MBRRACE-UK is being led from the National Perinatal Epidemiology Unit (NPEU) at the University of Oxford by Prof Jenny Kurinczuk and will build on existing research programmes, including the UK Obstetric Surveillance System (UKOSS) led by Prof Marian Knight at the NPEU, and The Infant Mortality and Morbidity Studies (TIMMS) led by Profs Elizabeth Draper and David Field at the University of Leicester.
The National Perinatal Epidemiology Unit (NPEU) is a research unit at the University of Oxford established in 1978 with funding from the Department of Health. The unit has expanded considerably in recent years and now has over 70 staff and students including epidemiologists, obstetricians, midwives, nurses, paediatricians, social scientists, public health physicians and information specialists. The mission of the NPEU is to produce methodological rigorous research evidence to improve the care provided to women and their families during pregnancy, childbirth, the newborn period and early childhood as well as promoting the effective use of resources by perinatal health services. Details at: www.npeu.ox.ac.uk
The TIMMS team at the University of Leicester was established in the late 1990's. TIMMS run an internationally renowned programme of research investigating the causes, consequences and management of specific aspects of the morbidity and mortality of the fetus, infant and child. Research findings are used to influence policy, education and clinical practice in reproductive, perinatal and paediatric medicine. Details at: http://www2.le.ac.uk/departments/health-sciences/research/timms
Sands, the stillbirth and neonatal death charity, was established by bereaved parents in 1978. It is a national organisation, with over 100 regional support groups across the UK. Sands' core aims are: to support anyone affected by the death of a baby; to work in partnership with health professionals to improve the quality of care offered to bereaved families; and to promote research and changes in practice that could help to reduce the loss of babies' lives. Details at www.uk-sands.org
UKOSS is a joint research initiative between the National Perinatal Epidemiology Unit and the Royal College of Obstetricians and Gynaecologists, in collaboration with the Royal College of Midwives, the Obstetric Anaesthetists Association, the National Childbirth Trust, the Faculty of Public Health of the Royal College of Physicians. It is a UK-wide obstetric surveillance system to describe the epidemiology of a variety of uncommon disorders of pregnancy. This system lessens the burden on reporting clinicians of multiple requests for information from different sources. Details at www.npeu.ox.ac.uk/ukoss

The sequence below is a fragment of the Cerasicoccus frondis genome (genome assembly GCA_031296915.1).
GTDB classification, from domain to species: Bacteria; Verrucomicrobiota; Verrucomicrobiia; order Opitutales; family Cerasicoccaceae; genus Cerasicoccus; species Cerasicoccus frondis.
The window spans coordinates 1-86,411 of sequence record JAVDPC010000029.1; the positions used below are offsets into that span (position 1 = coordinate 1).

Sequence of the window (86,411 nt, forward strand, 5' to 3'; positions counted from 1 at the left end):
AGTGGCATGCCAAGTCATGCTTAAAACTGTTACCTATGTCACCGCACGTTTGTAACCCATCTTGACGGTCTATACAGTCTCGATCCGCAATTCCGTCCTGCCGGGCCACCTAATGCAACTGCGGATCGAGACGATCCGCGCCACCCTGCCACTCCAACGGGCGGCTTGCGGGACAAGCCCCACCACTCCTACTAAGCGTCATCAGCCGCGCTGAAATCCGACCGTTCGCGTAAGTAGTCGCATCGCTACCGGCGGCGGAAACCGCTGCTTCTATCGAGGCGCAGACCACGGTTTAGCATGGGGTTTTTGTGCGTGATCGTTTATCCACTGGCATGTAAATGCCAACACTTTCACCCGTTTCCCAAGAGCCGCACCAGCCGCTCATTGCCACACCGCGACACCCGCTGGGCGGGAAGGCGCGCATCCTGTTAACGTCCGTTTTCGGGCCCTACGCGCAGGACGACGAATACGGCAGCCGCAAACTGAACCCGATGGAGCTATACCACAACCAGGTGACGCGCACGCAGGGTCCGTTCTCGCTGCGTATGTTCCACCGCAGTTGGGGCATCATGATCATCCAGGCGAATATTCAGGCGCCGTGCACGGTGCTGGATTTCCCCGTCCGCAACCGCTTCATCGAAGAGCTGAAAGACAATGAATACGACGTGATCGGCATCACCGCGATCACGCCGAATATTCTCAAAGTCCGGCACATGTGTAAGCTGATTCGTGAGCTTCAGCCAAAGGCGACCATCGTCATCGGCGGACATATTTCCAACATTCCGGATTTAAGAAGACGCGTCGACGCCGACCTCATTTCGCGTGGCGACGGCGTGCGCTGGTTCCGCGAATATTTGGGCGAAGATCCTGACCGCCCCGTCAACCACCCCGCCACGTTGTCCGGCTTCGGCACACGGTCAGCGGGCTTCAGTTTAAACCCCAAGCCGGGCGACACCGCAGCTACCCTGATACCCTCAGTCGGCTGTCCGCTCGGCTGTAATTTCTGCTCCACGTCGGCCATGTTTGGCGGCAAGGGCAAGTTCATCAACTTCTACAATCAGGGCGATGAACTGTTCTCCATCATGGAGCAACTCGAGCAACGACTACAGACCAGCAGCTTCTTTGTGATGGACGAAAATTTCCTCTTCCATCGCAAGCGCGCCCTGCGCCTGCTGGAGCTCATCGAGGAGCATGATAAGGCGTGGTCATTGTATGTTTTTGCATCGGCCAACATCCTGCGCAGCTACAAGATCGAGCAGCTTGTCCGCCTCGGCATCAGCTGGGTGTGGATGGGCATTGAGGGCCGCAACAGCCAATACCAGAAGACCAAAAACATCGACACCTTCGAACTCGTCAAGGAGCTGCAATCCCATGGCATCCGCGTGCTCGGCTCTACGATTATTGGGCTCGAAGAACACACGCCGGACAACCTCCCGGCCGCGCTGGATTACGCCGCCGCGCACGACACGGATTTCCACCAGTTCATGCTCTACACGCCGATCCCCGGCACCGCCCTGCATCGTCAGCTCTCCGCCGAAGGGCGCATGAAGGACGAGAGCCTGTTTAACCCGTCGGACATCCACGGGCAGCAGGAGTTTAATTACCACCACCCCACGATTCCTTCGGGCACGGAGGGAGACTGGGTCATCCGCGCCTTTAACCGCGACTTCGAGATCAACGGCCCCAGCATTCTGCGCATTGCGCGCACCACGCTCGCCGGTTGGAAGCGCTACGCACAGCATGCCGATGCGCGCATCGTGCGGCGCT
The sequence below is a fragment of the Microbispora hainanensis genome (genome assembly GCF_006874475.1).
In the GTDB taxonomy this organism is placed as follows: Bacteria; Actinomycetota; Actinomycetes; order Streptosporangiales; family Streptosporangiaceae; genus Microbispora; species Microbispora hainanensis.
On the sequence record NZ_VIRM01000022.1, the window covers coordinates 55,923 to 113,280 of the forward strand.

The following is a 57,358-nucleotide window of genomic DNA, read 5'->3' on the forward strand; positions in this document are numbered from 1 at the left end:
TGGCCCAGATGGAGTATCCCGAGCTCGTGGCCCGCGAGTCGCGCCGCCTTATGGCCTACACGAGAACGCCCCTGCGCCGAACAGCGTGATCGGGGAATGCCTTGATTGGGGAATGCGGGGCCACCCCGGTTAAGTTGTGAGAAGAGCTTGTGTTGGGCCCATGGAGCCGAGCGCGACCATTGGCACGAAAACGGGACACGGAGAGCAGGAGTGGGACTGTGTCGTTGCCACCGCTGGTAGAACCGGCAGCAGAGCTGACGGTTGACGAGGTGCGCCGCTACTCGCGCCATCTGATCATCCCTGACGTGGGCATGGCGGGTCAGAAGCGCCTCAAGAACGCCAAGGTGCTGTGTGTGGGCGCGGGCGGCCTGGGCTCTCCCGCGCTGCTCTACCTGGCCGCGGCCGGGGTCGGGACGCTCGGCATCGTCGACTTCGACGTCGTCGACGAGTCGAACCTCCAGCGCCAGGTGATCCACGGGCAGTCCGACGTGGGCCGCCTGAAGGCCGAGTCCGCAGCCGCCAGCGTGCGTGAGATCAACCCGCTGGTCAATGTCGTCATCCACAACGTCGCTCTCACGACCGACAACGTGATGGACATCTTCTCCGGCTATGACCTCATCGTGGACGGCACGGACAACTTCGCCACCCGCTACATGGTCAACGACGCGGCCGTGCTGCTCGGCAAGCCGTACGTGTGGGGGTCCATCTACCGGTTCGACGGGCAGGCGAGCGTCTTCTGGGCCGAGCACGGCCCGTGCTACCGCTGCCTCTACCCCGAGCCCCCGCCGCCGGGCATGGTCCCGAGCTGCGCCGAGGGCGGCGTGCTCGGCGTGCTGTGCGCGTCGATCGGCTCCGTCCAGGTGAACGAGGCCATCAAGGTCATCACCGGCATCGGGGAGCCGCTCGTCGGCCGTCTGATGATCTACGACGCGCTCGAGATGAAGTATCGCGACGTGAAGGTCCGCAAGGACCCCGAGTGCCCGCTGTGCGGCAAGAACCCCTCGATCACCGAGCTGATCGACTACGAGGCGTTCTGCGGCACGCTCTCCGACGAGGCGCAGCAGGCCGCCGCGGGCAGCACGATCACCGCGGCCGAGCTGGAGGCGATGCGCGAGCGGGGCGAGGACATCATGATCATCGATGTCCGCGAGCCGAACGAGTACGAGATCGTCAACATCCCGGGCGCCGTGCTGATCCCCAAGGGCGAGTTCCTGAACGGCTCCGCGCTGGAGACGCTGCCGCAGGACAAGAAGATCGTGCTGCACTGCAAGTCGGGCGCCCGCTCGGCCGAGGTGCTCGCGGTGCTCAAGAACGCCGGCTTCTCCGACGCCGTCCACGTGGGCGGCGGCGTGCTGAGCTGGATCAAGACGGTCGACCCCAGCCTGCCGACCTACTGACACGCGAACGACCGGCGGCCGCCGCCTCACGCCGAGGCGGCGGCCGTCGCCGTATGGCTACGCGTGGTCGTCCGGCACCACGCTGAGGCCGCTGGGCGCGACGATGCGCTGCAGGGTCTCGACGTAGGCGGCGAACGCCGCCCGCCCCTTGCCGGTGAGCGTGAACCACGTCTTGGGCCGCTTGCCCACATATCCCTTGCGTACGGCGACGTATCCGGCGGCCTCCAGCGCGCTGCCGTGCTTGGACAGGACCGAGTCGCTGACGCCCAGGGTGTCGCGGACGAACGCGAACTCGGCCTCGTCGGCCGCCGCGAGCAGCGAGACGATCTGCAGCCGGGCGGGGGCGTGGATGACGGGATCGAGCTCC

Jenny Kurinczuk is Professor of Perinatal Epidemiology, Director of the National Perinatal Epidemiology Unit, University of Oxford and an Honorary Consultant Public Health Physician. Her research includes the causes and consequences of neonatal encephalopathy, cerebral palsy and congenital anomalies (CAROBB), and the health outcomes for children born following assisted conception. She is also involved in leading national studies of near miss maternal morbidity (UKOSS) (UKNeS) and the evaluation of paediatric surgical interventions for congenital anomalies (BAPS-CASS). Visit the staff page for Jenny Kurinczuk
Marian Knight is NIHR Professor of Maternal and Child Population Health at the National Perinatal Epidemiology Unit, University of Oxford and an Honorary Consultant Public Health Physician. Her research focuses on severe and rare complications of pregnancy and early childhood. She set up and has led the UK Obstetric Surveillance System (UKOSS) since its inception in 2005 and also leads the British Association of Paediatric Surgeons Congenital Anomalies Surveillance System (BAPS-CASS), conducting studies relating to the care of infants requiring early surgery. Visit the staff page for Marian Knight
Elizabeth Draper is Professor of Perinatal and Paediatric Epidemiology and with David Field leads the TIMMS team in the Department of Health Sciences at the University of Leicester. Her research interests include the epidemiology of neonatal and paediatric intensive care, the epidemiology and aetiology of infant mortality, congenital anomalies and prematurity, long term follow-up studies of premature births, congenital anomalies and after periods of critical care, and the international standardisation of perinatal data collection. View more details for Elizabeth Draper
David Field is Professor of Neonatal Medicine in the Department of Health Sciences at the University of Leicester and Honorary Consultant Neonatologist at University Hospitals Leicester. His research interests include the epidemiology of prematurity and preterm birth and trials in perinatal medicine. View more details for David Field
Charlotte Bevan is Senior Research and Prevention Advisor at Sands, the stillbirth and neonatal death charity, where she has worked for 9 years, developing an expertise in all aspects of perinatal loss. Her work involves stakeholder input with a range of organisations for the reduction of stillbirths and neonatal deaths. She co-authored the Preventing Babies’ Deaths: what needs to be done report published by Sands in 2012 and the new model post mortem consent form for babies, produced by Sands and endorsed by the Human Tissue Authority. She is herself a bereaved parent. Her first daughter Hope died in childbirth in 2001. View more details for Charlotte Bevan